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Tamale Pie! Skillet Lasagna! Cooking Really Is Simple With These Healthy Meal Kits

I’ve heard it time and time again: “I love home-cooked meals, but I hate cooking!”

When people say this, it’s usually because of a few things. 1) They feel like they can’t cook (or had a terribly — literally — charred experience in the past), and so they don’t like it. 2) They view it as “work” and another to-do chore. 3) They haven’t yet found easy-to-make meals that are actually healthy and tasty. 4) They say they don’t have time.
So when four boxes of cooksimple — a line of all-natural, gluten-free meal kits that boast giving you a delicious homecooked meal without much effort in less than 30 minutes — arrived here for us to try, I knew we’d have to review them. ‘Cause that pretty much counter-punches every single reason people don’t want to cook. 1) Good for the beginner. 2) Easy (and with a glass of wine and some tunes, I promise cooking won’t feel like “work” at all). 3) Healthy and tasty! 4) Less than 30 minutes is hard to beat — even takeout usually takes longer.
I cooked up the Cranberry Wild Rice, White Bean Chili, Skillet Lasagna and Tamale Pie.
Kind of like a more creative and certainly healthier twist on Hamburger Helper, each of these healthy meal kits has the foundation of a meal — you just add a few extras like meat, milk, water, cheese, olive oil or canned tomatoes. They don’t call for anything too special, mostly stuff you’ll probably already find in your pantry.
I tried the Cranberry Wild Rice and White Bean Chili first, as they were the least complicated. Simply add your ingredients plus the cooksimple packets of ingredients and cook. Yes, there’s a little boiling and simmering involved, but it’s all super easy. Although the meal kits called for chicken or turkey, I had some bison liver thawed and subbed that in instead for both. (I know organ meats gross a lot of people out, but hang with me here for a bit!)
The Cranberry Wild Rice was pretty good — full of real whole ingredients and chewy wild rice. I found the cranberries — although nicely plump for coming out of a box — to be a bit too sweet for my taste, but that was my only complaint. (And I always have that complaint it seems…)
I liked the White Bean Chili even more. It had really good spice to it and tasted as though it had been cooking for way more than 30 minutes. The beans were nice and soft without being overly mushy, and the bell peppers had a nice smokey flavor. There were chia seeds in this one, too, although I didn’t really notice them. (Still love that they’re there!)
On another night, I tackled the Skillet Lasagna and Tamale Pie, which were just a touch more involved. For both, you brown some ground meat (I did ground turkey for the Skillet Lasagna and grass-fed beef for the Tamale Pie), and then add the other ingredients and packets.
The Skillet Lasagna turned out good, too. I ended up using diced tomatoes and ricotta salata for the cheese — and added some fresh basil from my garden for an extra pop of color and flavor. It had that slightly tinny gluten-free aftertaste that I’ve noticed in so many g-free products, but the noodles were tender, and, on the whole, the overall flavor was good — very lasagna-y. Not to mention that it made a HUGE skillet of it. Fantastic for leftovers or feeding a fam, especially when paired with a green salad.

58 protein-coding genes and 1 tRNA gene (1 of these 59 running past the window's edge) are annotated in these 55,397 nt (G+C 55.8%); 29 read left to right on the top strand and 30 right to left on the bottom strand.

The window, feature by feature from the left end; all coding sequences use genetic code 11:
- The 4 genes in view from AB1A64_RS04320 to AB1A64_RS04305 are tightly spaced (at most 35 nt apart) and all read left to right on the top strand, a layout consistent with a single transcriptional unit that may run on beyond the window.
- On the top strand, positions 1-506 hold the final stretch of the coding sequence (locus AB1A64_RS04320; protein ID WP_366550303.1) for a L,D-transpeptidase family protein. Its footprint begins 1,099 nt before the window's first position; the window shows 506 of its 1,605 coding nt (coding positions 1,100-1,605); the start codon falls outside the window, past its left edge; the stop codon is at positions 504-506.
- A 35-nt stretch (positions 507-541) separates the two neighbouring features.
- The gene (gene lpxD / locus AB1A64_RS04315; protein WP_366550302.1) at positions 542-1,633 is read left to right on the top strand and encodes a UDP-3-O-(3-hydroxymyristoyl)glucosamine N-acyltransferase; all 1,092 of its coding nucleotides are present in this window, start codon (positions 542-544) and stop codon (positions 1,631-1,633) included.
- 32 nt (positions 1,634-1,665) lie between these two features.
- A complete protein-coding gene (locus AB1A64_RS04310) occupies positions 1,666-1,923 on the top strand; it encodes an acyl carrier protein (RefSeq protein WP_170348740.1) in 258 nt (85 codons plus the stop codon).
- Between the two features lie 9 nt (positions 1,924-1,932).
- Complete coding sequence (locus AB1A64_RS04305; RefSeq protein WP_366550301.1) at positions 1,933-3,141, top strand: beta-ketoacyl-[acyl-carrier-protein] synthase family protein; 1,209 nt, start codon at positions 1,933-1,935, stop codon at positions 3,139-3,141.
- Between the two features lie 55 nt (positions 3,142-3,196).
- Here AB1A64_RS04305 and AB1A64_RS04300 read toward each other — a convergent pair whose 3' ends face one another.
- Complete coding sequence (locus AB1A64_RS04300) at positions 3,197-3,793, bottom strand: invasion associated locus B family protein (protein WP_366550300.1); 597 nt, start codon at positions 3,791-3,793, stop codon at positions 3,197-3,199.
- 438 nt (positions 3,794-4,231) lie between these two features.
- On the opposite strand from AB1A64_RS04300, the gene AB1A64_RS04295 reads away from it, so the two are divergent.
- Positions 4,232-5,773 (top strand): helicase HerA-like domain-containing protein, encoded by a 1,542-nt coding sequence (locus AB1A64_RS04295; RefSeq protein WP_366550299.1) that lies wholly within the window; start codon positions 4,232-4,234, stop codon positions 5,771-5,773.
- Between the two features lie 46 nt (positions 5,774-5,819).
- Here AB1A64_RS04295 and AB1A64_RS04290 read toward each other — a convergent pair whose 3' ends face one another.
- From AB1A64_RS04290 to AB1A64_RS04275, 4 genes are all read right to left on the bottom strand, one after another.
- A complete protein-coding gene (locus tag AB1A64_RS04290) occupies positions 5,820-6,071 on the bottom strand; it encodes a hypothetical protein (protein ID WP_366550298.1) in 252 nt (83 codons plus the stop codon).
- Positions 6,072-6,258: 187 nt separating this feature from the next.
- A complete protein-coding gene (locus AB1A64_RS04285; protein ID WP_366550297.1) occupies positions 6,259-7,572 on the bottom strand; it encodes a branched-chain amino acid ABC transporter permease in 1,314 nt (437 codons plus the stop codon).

But the Tamale Pie was the real show-stopper for me. Black-bean chili with a cornbread topping, it was delish — and a real ta-da. This one took me a bit more than 30 minutes to prepare, and it had the extra step of mixing the cornbread (with an egg, some water and honey), topping the chili and baking it, but it was worth it. (Side note: I used goat cheese instead of cheddar cheese in the chili, and it was awesome.)
Nicely browned on the top, the cornbread was slightly sweet and complimented the rich chili wonderfully. I’d make this and serve it to guests any day of the week — and probably wow a lot of people (sneaky!). For 30 minutes of effort, you get something to really be proud of.
So, yeah. I really, really love these cooksimple healthy meal kits. Not only were the results pretty delicious, but the ingredients lists are clean (you’ll recognize all of the ingredients — nothing scary), a decent-serving is usually 200-500 calories, they’re only $5 a kit, and they don’t seem gluten-free at all for being gluten free. (Minus that tinny aftertaste on the lasagna.)
The other thing I really, really love about these is that you have as much — or as little — freedom as you want to get creative. If you’re a cooking newbie, you can follow the directions exactly. If you want to have some culinary fun with it, you can sub this or that (like I did with the bison and goat cheese) or try adding extra ingredients of your own (like my basil). It’s really kind of perfect. And it’s a great way to get into cooking without a lot of risk or scariness. So if you’ve been looking to cook more at home but are afraid, I highly recommend trying it!
Have you ever used a healthy meal kit? Would something like this get you cooking more? —Jenn

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